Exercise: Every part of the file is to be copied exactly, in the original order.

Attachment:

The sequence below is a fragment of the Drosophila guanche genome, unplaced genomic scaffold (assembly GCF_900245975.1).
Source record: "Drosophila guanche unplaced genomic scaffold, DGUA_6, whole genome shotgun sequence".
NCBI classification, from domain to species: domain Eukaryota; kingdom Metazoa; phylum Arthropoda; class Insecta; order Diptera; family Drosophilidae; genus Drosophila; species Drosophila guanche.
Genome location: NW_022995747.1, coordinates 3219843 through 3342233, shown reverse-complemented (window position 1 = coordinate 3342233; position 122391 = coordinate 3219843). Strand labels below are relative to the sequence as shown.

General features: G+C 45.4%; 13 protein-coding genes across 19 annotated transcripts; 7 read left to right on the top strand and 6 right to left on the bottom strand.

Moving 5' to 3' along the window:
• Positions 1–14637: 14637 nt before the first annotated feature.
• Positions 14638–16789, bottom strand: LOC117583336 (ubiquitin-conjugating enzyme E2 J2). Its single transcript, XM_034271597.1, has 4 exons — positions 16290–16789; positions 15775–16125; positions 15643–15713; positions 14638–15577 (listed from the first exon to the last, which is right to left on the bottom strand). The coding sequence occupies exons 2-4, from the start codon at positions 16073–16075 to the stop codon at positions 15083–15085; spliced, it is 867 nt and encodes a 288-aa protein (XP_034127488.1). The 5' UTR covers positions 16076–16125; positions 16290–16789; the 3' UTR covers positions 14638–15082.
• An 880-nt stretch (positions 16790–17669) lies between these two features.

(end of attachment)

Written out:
The sequence below is a fragment of the Drosophila guanche genome, unplaced genomic scaffold (assembly GCF_900245975.1).
Source record: "Drosophila guanche unplaced genomic scaffold, DGUA_6, whole genome shotgun sequence".
NCBI classification, from domain to species: domain Eukaryota; kingdom Metazoa; phylum Arthropoda; class Insecta; order Diptera; family Drosophilidae; genus Drosophila; species Drosophila guanche.
Genome location: NW_022995747.1, coordinates 3219843 through 3342233, shown reverse-complemented (window position 1 = coordinate 3342233; position 122391 = coordinate 3219843). Strand labels below are relative to the sequence as shown.

General features: G+C 45.4%; 13 protein-coding genes across 19 annotated transcripts; 7 read left to right on the top strand and 6 right to left on the bottom strand.

Moving 5' to 3' along the window:
• Positions 1–14637: 14637 nt before the first annotated feature.
• Positions 14638–16789, bottom strand: LOC117583336 (ubiquitin-conjugating enzyme E2 J2). Its single transcript, XM_034271597.1, has 4 exons — positions 16290–16789; positions 15775–16125; positions 15643–15713; positions 14638–15577 (listed from the first exon to the last, which is right to left on the bottom strand). The coding sequence occupies exons 2-4, from the start codon at positions 16073–16075 to the stop codon at positions 15083–15085; spliced, it is 867 nt and encodes a 288-aa protein (XP_034127488.1). The 5' UTR covers positions 16076–16125; positions 16290–16789; the 3' UTR covers positions 14638–15082.
• An 880-nt stretch (positions 16790–17669) lies between these two features.